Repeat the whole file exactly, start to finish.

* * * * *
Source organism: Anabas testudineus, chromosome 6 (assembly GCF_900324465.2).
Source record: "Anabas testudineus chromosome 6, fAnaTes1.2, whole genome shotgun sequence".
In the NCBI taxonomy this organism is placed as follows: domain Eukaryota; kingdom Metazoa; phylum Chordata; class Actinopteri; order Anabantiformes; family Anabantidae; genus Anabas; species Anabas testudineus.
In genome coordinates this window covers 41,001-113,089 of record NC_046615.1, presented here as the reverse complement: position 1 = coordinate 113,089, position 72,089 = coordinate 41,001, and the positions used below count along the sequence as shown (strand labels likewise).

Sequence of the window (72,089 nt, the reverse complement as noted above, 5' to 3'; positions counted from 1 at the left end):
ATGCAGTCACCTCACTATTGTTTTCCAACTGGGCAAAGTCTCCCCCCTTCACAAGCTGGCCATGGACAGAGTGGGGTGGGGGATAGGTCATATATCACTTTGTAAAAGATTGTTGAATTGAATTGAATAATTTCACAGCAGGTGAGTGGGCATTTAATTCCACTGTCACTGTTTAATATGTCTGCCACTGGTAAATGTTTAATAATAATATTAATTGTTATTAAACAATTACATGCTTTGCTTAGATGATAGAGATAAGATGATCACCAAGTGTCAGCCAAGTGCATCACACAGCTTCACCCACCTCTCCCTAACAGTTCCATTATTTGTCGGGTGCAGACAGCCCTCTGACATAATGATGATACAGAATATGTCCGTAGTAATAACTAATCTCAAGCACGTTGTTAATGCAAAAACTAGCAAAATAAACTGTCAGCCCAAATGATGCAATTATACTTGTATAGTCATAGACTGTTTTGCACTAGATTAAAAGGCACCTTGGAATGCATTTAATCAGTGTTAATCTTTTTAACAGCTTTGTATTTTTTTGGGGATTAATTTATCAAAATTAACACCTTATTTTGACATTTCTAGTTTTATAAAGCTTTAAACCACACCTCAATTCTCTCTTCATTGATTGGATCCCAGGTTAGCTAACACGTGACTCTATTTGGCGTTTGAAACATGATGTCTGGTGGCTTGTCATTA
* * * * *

Source organism: Anabas testudineus, chromosome 6 (assembly GCF_900324465.2).
Source record: "Anabas testudineus chromosome 6, fAnaTes1.2, whole genome shotgun sequence".
In the NCBI taxonomy this organism is placed as follows: domain Eukaryota; kingdom Metazoa; phylum Chordata; class Actinopteri; order Anabantiformes; family Anabantidae; genus Anabas; species Anabas testudineus.
In genome coordinates this window covers 41,001-113,089 of record NC_046615.1, presented here as the reverse complement: position 1 = coordinate 113,089, position 72,089 = coordinate 41,001, and the positions used below count along the sequence as shown (strand labels likewise).

Sequence of the window (72,089 nt, the reverse complement as noted above, 5' to 3'; positions counted from 1 at the left end):
ATGCAGTCACCTCACTATTGTTTTCCAACTGGGCAAAGTCTCCCCCCTTCACAAGCTGGCCATGGACAGAGTGGGGTGGGGGATAGGTCATATATCACTTTGTAAAAGATTGTTGAATTGAATTGAATAATTTCACAGCAGGTGAGTGGGCATTTAATTCCACTGTCACTGTTTAATATGTCTGCCACTGGTAAATGTTTAATAATAATATTAATTGTTATTAAACAATTACATGCTTTGCTTAGATGATAGAGATAAGATGATCACCAAGTGTCAGCCAAGTGCATCACACAGCTTCACCCACCTCTCCCTAACAGTTCCATTATTTGTCGGGTGCAGACAGCCCTCTGACATAATGATGATACAGAATATGTCCGTAGTAATAACTAATCTCAAGCACGTTGTTAATGCAAAAACTAGCAAAATAAACTGTCAGCCCAAATGATGCAATTATACTTGTATAGTCATAGACTGTTTTGCACTAGATTAAAAGGCACCTTGGAATGCATTTAATCAGTGTTAATCTTTTTAACAGCTTTGTATTTTTTTGGGGATTAATTTATCAAAATTAACACCTTATTTTGACATTTCTAGTTTTATAAAGCTTTAAACCACACCTCAATTCTCTCTTCATTGATTGGATCCCAGGTTAGCTAACACGTGACTCTATTTGGCGTTTGAAACATGATGTCTGGTGGCTTGTCATTA